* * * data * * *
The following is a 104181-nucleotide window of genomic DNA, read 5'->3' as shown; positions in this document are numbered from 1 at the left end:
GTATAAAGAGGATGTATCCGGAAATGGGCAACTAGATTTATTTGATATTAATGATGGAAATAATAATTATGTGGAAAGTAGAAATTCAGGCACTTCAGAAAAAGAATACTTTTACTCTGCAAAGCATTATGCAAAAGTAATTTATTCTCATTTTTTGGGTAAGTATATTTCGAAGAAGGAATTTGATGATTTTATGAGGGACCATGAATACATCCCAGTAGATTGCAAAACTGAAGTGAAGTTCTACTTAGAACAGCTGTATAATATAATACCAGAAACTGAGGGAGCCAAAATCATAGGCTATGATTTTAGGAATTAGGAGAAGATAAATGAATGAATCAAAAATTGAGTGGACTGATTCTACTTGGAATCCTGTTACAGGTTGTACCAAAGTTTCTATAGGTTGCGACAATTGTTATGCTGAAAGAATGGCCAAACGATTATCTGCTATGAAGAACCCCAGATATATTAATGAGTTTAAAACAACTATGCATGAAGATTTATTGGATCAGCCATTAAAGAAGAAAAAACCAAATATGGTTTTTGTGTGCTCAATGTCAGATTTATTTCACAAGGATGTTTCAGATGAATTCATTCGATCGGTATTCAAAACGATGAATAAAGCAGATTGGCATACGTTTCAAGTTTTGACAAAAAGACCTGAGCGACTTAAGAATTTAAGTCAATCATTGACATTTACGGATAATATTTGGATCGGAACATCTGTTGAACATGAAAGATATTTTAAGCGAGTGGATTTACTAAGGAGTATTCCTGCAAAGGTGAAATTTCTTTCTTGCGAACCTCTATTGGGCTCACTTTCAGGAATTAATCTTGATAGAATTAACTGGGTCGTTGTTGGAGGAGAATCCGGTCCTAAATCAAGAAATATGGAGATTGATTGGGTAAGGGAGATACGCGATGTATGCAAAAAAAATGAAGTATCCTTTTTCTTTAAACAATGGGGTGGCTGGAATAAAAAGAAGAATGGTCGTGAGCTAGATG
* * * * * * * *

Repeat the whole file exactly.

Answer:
The following is a 104181-nucleotide window of genomic DNA, read 5'->3' as shown; positions in this document are numbered from 1 at the left end:
GTATAAAGAGGATGTATCCGGAAATGGGCAACTAGATTTATTTGATATTAATGATGGAAATAATAATTATGTGGAAAGTAGAAATTCAGGCACTTCAGAAAAAGAATACTTTTACTCTGCAAAGCATTATGCAAAAGTAATTTATTCTCATTTTTTGGGTAAGTATATTTCGAAGAAGGAATTTGATGATTTTATGAGGGACCATGAATACATCCCAGTAGATTGCAAAACTGAAGTGAAGTTCTACTTAGAACAGCTGTATAATATAATACCAGAAACTGAGGGAGCCAAAATCATAGGCTATGATTTTAGGAATTAGGAGAAGATAAATGAATGAATCAAAAATTGAGTGGACTGATTCTACTTGGAATCCTGTTACAGGTTGTACCAAAGTTTCTATAGGTTGCGACAATTGTTATGCTGAAAGAATGGCCAAACGATTATCTGCTATGAAGAACCCCAGATATATTAATGAGTTTAAAACAACTATGCATGAAGATTTATTGGATCAGCCATTAAAGAAGAAAAAACCAAATATGGTTTTTGTGTGCTCAATGTCAGATTTATTTCACAAGGATGTTTCAGATGAATTCATTCGATCGGTATTCAAAACGATGAATAAAGCAGATTGGCATACGTTTCAAGTTTTGACAAAAAGACCTGAGCGACTTAAGAATTTAAGTCAATCATTGACATTTACGGATAATATTTGGATCGGAACATCTGTTGAACATGAAAGATATTTTAAGCGAGTGGATTTACTAAGGAGTATTCCTGCAAAGGTGAAATTTCTTTCTTGCGAACCTCTATTGGGCTCACTTTCAGGAATTAATCTTGATAGAATTAACTGGGTCGTTGTTGGAGGAGAATCCGGTCCTAAATCAAGAAATATGGAGATTGATTGGGTAAGGGAGATACGCGATGTATGCAAAAAAAATGAAGTATCCTTTTTCTTTAAACAATGGGGTGGCTGGAATAAAAAGAAGAATGGTCGTGAGCTAGATG